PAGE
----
Enos sometimes feels isolated, though, at the top of Fauquier's formation. She prefers the bustle of playing outside back for her PWSI and ODP travel teams.

"It’s more involved in the game," said Enos, who also plans to play outside back for VCU. "Being a striker I have to do a lot of watching until get an opportunity. Outside back I can put myself in the attack."

From the defensive end, Enos loves to utilized her speed to make a run up the sideline and gather the ball. From the flank, she tries to set up a teammate with cross into the box.

"She’s just a great outside back at that level," Rick Ashley said. "But, with us, a player of that quality, we need her as a striker because of her goal scoring ability.

"She has great speed, great finishing ability and she turns on defenders really well," he said.

Each March, it takes some time for Enos to transition from outside back to striker once Fauquier's season begins.

"It's uncomfortable at first," she said. "I don’t have the best shot because of playing outside back. … But after a game or two you adjust to making different runs."

Fauquier often uses a 4-4-2 formation with Enos playing highest and her follow striker sagging toward midfield. The Falcons (10-6) then look to feed through balls to Enos or set her up with balls on the outside to set up crosses.

As a sophomore last season, she scored nine goals despite playing only five matches due to that collar bone injury.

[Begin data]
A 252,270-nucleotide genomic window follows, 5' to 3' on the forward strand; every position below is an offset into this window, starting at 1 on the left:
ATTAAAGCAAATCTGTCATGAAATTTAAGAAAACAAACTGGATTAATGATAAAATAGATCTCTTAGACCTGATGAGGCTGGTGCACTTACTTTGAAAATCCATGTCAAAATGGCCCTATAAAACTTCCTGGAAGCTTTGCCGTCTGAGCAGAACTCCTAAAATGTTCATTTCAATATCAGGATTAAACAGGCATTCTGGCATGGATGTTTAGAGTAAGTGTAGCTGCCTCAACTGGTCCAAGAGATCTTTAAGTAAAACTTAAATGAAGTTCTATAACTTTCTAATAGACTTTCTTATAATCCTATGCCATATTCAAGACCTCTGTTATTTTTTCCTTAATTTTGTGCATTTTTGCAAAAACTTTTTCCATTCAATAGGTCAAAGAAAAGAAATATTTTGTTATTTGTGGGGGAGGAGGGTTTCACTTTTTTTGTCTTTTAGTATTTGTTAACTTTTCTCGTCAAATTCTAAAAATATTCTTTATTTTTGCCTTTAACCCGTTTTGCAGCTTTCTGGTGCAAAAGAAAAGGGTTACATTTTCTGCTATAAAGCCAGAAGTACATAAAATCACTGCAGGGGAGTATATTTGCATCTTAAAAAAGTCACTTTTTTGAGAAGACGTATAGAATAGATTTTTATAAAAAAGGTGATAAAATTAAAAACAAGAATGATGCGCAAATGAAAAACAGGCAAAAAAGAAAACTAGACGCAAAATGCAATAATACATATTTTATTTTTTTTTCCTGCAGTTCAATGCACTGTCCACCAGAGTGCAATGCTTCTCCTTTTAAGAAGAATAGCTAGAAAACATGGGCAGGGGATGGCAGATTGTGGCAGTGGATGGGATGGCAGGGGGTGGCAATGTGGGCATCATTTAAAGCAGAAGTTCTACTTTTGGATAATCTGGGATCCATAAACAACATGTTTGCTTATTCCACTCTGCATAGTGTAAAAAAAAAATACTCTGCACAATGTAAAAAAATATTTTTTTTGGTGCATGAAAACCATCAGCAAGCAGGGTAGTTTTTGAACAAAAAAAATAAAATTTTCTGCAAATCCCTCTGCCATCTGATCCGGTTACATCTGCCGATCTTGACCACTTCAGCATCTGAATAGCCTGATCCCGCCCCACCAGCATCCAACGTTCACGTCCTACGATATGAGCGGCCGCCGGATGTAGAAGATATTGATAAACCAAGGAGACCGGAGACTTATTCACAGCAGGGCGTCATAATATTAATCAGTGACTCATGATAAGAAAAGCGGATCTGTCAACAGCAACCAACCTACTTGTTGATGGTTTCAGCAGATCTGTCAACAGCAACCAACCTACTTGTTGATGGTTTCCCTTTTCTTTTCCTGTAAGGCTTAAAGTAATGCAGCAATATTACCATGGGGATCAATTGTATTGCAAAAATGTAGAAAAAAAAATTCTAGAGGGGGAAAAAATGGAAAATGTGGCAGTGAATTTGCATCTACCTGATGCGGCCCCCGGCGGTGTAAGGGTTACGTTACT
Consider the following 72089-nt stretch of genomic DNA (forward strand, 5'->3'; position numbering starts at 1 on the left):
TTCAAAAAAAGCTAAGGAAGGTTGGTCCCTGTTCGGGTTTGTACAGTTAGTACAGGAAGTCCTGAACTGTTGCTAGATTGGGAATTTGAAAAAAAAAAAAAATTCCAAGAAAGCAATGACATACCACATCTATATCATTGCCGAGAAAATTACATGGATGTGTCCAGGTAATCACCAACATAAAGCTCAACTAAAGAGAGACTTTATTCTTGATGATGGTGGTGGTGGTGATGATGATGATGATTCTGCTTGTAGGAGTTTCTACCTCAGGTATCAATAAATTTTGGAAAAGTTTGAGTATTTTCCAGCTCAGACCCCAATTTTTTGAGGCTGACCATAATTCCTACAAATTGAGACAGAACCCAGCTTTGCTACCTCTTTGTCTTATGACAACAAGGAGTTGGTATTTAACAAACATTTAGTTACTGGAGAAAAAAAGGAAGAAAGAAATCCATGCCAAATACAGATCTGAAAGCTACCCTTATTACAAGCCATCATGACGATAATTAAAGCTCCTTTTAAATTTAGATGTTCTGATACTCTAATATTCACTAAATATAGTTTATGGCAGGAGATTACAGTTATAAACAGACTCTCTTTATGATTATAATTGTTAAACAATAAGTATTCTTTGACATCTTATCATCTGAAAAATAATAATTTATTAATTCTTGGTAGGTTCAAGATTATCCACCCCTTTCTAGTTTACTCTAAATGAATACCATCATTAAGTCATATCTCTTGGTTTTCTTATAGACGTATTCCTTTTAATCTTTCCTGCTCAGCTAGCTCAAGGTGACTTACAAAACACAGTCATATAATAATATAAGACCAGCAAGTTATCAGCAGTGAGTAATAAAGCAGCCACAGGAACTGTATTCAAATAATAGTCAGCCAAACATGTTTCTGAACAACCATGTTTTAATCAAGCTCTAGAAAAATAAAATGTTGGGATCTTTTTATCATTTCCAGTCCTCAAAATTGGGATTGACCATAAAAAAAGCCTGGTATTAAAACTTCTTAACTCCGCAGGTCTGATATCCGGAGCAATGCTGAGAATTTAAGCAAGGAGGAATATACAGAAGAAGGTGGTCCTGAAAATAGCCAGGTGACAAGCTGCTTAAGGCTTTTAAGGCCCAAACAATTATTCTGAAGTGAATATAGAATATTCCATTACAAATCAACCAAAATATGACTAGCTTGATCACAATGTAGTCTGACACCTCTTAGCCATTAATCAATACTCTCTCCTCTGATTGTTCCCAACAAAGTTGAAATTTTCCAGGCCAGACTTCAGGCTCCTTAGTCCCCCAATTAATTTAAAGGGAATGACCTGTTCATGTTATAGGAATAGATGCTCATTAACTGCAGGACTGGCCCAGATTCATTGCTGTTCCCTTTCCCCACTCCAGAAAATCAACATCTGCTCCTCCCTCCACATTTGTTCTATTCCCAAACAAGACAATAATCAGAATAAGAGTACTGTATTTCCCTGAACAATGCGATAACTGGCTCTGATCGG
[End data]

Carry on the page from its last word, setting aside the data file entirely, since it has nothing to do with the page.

"When she’s on the pitch, we’re a different team," Ashley said. "The girls feel we’re just going to find a goal. … When she's not out there, the girls just don’t seem to have the same confidence."

Enos had 13 goals and an assist as a freshman.

"She’s an elite player, but she doesn’t act like that around the team," Ashley said. "She’s still very down to earth, very positive, very encouraging."

In fact, before each game, Enos searches for quotes she believes are inspiring and positive. Then she reads them aloud to her teammates.

"She’s just a really good team leader," Ashley said.

'Walking Muscle'

Megan Enos' nicknames as a child nicely sum up her playing style.

One coach called her the Energizer Bunny. Another called her the Walking Muscle.

Enos combines relentless speed with a frame that's strong despite her slender, 5-foot-6 stature.

That speed and her soccer savvy were evident as soon as she began playing in a recreation soccer league at age 4.